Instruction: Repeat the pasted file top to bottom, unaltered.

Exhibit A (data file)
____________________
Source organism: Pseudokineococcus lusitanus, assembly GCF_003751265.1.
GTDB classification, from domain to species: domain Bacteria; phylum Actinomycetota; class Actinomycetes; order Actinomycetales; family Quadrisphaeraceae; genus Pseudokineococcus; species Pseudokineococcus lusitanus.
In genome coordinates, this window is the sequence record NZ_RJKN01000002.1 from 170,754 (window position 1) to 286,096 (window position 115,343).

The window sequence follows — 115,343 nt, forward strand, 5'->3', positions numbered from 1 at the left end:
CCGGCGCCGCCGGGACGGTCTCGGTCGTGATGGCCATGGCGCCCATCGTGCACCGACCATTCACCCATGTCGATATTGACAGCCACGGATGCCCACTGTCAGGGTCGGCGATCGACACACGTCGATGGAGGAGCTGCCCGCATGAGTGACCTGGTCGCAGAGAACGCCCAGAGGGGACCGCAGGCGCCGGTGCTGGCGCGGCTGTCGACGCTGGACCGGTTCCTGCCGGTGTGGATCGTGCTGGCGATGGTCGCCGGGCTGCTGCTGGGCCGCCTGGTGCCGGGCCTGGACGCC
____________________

Source organism: Pseudokineococcus lusitanus, assembly GCF_003751265.1.
GTDB classification, from domain to species: domain Bacteria; phylum Actinomycetota; class Actinomycetes; order Actinomycetales; family Quadrisphaeraceae; genus Pseudokineococcus; species Pseudokineococcus lusitanus.
In genome coordinates, this window is the sequence record NZ_RJKN01000002.1 from 170,754 (window position 1) to 286,096 (window position 115,343).

The window sequence follows — 115,343 nt, forward strand, 5'->3', positions numbered from 1 at the left end:
CCGGCGCCGCCGGGACGGTCTCGGTCGTGATGGCCATGGCGCCCATCGTGCACCGACCATTCACCCATGTCGATATTGACAGCCACGGATGCCCACTGTCAGGGTCGGCGATCGACACACGTCGATGGAGGAGCTGCCCGCATGAGTGACCTGGTCGCAGAGAACGCCCAGAGGGGACCGCAGGCGCCGGTGCTGGCGCGGCTGTCGACGCTGGACCGGTTCCTGCCGGTGTGGATCGTGCTGGCGATGGTCGCCGGGCTGCTGCTGGGCCGCCTGGTGCCGGGCCTGGACGCC